function main() {

    // Import the Google Cloud client library
    const {BigQuery} = require('@google-cloud/bigquery');

    async function queryShakespeare() {
    // Queries a public Shakespeare dataset.

        // Create a client
        const bigqueryClient = new BigQuery();

        // The SQL query to run
        const sqlQuery = `SELECT word, word_count
            FROM \`bigquery-public-data.samples.shakespeare\`
            WHERE corpus = @corpus
            AND word_count >= @min_word_count
            ORDER BY word_count DESC`;

        const options = {
        query: sqlQuery,
        // Location must match that of the dataset(s) referenced in the query.
        location: 'US',
        params: {corpus: 'romeoandjuliet', min_word_count: 250},
        };

        // Run the query
        const [rows] = await bigqueryClient.query(options);

        console.log('Rows:');
        rows.forEach(row => console.log(row));
    }

    queryShakespeare();
  }

main();

Take a minute or two to study the code and see how the table is queried.

Back in Cloud Shell, run the app:

node queryShakespeare.js

You should see a list of words and their occurrences:

Rows:
{ word: 'the', word_count: 614 }
{ word: 'I', word_count: 577 }
{ word: 'and', word_count: 490 }
{ word: 'to', word_count: 486 }
{ word: 'a', word_count: 407 }
{ word: 'of', word_count: 367 }
{ word: 'my', word_count: 314 }
{ word: 'is', word_count: 307 }
...

To get more familiar with BigQuery, you'll now issue a query against the GitHub public dataset. You will find the most common commit messages on GitHub. You'll also use BigQuery 's web UI to preview and run ad-hoc queries.

To view the data, open the GitHub dataset in the BigQuery web UI:

https://console.cloud.google.com/bigquery?p=bigquery-public-data&d=github_repos&t=commits&page=table

To get a quick preview of how the data looks, click the Preview tab:

Create the queryGitHub.js file inside the BigQueryDemo folder:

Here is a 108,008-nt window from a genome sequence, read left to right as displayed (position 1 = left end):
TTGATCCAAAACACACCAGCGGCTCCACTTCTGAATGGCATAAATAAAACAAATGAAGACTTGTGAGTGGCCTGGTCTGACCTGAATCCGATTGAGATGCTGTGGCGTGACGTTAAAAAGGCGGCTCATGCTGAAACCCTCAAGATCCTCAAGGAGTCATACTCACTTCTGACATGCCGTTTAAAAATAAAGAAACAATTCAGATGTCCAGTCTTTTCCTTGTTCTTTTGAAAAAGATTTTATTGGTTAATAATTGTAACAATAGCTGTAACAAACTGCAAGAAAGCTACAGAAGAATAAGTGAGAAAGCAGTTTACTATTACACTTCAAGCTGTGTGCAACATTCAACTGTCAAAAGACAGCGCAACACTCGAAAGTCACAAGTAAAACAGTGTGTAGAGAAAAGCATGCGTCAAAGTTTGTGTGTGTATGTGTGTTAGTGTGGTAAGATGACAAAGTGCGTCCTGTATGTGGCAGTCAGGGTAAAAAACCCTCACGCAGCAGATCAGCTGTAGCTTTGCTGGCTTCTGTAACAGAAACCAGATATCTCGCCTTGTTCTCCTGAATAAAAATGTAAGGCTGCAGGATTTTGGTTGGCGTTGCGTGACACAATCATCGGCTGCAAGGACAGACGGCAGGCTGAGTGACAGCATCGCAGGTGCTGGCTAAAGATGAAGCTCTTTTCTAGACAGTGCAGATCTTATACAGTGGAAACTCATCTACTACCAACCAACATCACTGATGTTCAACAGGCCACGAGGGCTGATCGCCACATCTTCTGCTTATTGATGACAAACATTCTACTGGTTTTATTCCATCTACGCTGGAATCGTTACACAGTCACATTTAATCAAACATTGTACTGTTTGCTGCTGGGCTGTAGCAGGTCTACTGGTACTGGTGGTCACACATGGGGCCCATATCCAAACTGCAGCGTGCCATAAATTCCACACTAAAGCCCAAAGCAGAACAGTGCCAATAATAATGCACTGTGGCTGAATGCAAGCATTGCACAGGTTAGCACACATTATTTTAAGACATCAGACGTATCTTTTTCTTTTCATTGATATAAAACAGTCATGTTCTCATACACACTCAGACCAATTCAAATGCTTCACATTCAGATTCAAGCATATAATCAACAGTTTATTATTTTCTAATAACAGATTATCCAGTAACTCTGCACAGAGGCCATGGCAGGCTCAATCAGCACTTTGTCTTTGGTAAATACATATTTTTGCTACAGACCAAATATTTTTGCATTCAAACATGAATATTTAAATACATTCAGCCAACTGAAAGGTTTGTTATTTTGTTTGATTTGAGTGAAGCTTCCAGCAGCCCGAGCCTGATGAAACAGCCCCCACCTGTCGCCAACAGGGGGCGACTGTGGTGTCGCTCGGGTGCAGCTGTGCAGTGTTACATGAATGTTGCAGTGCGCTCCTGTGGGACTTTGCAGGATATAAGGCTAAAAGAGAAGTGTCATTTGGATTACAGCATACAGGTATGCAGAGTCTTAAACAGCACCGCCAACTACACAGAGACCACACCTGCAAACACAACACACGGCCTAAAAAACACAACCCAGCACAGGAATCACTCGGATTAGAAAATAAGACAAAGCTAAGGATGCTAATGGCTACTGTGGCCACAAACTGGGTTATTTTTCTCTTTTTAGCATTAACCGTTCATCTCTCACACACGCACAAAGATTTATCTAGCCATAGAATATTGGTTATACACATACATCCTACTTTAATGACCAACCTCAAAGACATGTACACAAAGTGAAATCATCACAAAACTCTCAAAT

touch queryGitHub.js

Navigate to the queryGitHub.js file and insert the following code:

'use strict';

function main() {

    // Import the Google Cloud client library
    const {BigQuery} = require('@google-cloud/bigquery');


    async function queryGitHub() {
        // Queries a public GitHub dataset.

        // Create a client
        const bigqueryClient = new BigQuery();

        // The SQL query to run
        const sqlQuery = `SELECT subject AS subject, COUNT(*) AS num_duplicates
        FROM \`bigquery-public-data.github_repos.commits\`
        GROUP BY subject 
        ORDER BY num_duplicates 
        DESC LIMIT 10`;

        const options = {
        query: sqlQuery,
        // Location must match that of the dataset(s) referenced in the query.
        location: 'US',
        };

        // Run the query
        const [rows] = await bigqueryClient.query(options);

        console.log('Rows:');
        rows.forEach(row => console.log(`${row.subject}: ${row.num_duplicates}`));
    }
    
    queryGitHub();
}

main();

Take a minute or two to study the code and see how the table is queried for the most common commit messages.

Back in Cloud Shell, run the app:

node queryGitHub.js

You should see a list of commit messages and their occurrences:

Rows:
Update README.md: 2572220
: 1985733
Initial commit: 1940228
Mirroring from Micro.blog.: 646772
update: 592520
Update data.json: 548730
Update data.js: 548354
...

When you run a query, BigQuery caches the results. As a result, subsequent identical queries take much less time. It is possible to disable caching by using the query options. BigQuery also keeps track of some statistics about the queries such as creation time, end time, and total bytes processed.

In this step, you will disable caching and display some stats about the queries.